Quite suddenly the ex-Mayor of Yaiza, José Francisco Reyes, came into possession of a yacht, and somehow managed to spend 700,000 euros on all sorts, yet despite his best efforts remained unable to recall how he had come by such an amount of money. Then there was the case of Lleo, a businessman and lawyer. He wanted to palm off a property he‘d built to the Lanzarote
Chamber of Trade and Industry for 14 million euros. A 250,000-euro bribe for the Chamber‘s treasurer was supposed to make sure the deal went through. In early summer 2008, Lleo even more brazenly attempted to bribe Carlos Espino, the leader of the PSOE (roughly the Lanzarote equivalent of the Labour Party) and right-hand man of Manuela Armas, then President of the Lanzarote government.
Espino was offered two per cent of the revenue from the sale of housing Lleo planned to build in Playa Blanca, on condition that he mislead his own party comrades and get them to approve the project.
This was very tempting for a politician who can only afford a small car and has a family of six to feed. 2.5 per cent of 18 million would have been 450,000 euros. But Espino stood firm, let the Guardia Civil put a wire on him, and set the ball rolling in the biggest police operation the island has ever seen. For more than a year, phones were being tapped all over the island, and 10,000 files of transcripts went into the archives.
May 25, 2009 heralded the second phase of Operación Unión, when it went public with Judge César Romero Pamparacuatro ordering the Arrecife City Hall to be raided and all kinds of documentation confiscated. Dozens of people were charged, their statements taken, some were arrested, including Dimas Martín (in prison), and some were conditionally discharged. This second phase lasted for another year. Throughout this time there were several people who were both active in politics and also involved. As Pamparacuatro had left them completely alone so far they hoped they would remain undiscovered.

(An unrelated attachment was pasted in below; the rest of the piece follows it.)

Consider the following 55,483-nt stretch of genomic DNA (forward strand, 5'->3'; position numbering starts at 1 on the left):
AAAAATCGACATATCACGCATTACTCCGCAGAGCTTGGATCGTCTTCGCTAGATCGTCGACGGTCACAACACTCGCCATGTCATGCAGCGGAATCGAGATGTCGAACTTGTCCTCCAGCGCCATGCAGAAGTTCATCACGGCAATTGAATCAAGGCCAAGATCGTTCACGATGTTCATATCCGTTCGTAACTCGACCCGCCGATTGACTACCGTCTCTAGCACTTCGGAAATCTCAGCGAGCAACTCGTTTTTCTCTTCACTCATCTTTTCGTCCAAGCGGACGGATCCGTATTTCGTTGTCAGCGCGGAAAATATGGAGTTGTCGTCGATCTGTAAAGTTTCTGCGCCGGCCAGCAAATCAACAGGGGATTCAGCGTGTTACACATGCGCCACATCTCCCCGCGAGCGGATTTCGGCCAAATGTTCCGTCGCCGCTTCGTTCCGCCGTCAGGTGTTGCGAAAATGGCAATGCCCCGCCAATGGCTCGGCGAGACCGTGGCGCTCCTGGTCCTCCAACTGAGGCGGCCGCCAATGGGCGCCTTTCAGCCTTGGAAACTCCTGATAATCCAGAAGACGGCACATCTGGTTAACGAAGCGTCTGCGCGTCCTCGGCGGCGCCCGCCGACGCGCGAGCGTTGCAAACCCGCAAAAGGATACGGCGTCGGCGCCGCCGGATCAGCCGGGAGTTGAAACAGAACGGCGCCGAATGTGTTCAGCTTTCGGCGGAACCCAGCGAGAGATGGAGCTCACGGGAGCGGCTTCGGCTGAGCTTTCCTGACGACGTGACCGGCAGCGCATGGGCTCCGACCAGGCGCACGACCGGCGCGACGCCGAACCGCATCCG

On April 19 this year their bubble burst.
Scene One: Black Monday
Pamparacuatro and his team from the UCO (Unidad Central Operativa de la Guardia Civil) had been gathering evidence for a year. Among other things, their investigations led to eight arrests on 19 April 2010. They hooked a really big fish in Isabel Déniz, ex-Mayoress of Arrecife. She was immediately taken into custody and placed in solitary confinement. But there were even bigger
fish still to come.
The morning started with the arrest of Jacinto Álvarez, boss of URBASER, one of Arrecife‘s waste disposal companies.
This whole story has a lot to do with the stink of the rubbish in the streets of Arrecife. It might, then, have been fitting if Àlvarez had thumbed his nose at the photographers recording his arrest, but he chose a more obscene gesture instead.
The next target was another refuse worker, but not a man who‘d get his hands dirty – at least not literally.
Miguel Ángel Leal has a godly name, quite literally one in which an Archangel, an angel and loyalty are all present. He was once the man with government responsibility for the island‘s refuse – something he managed neither angelically, nor even arch-angelically, and certainly with no sense of loyalty towards his constituents on the island. Just like Señor Manuel Spínola, the most recent holder of that post, who had the great honour of being present in person as the UCO agents searched his office in the Cabildo. At the same time, far away in Madrid, they nabbed Stephani Jean Verde, an employee of the above-mentioned waste disposal company. Shortly after, Rafael Arrocha,
Head of the Technical Office at City Hall, received unexpected visitors, albeit ones in smart blue uniforms, as did Julio Romero, head of a branch of the Canarian savings bank.
In short, since early morning, a whole pack of UCO officers had been swarming all over the island, and had searched a dozen houses, two public offices, several company headquarters and even a secret store in a half-built house, from which thirty boxes of documents were removed. In Spínola‘s office the UCO was still busy securing evidence at nine in the evening. Among the documents, officers requested from the secretary of Arrecife City Hall, were some which might shed some light on how the contract for the new city swimming pool was awarded.
The last arrest of the day was that of Francisco Armas. Not only is he President and CEO of HORINSA, a large construction company, but also a board member of ASOLAN, an organisation that lobbies on behalf of hoteliers.
It wasn‘t until the next morning that more information about the background to the arrests filtered through.
Equally black Tuesday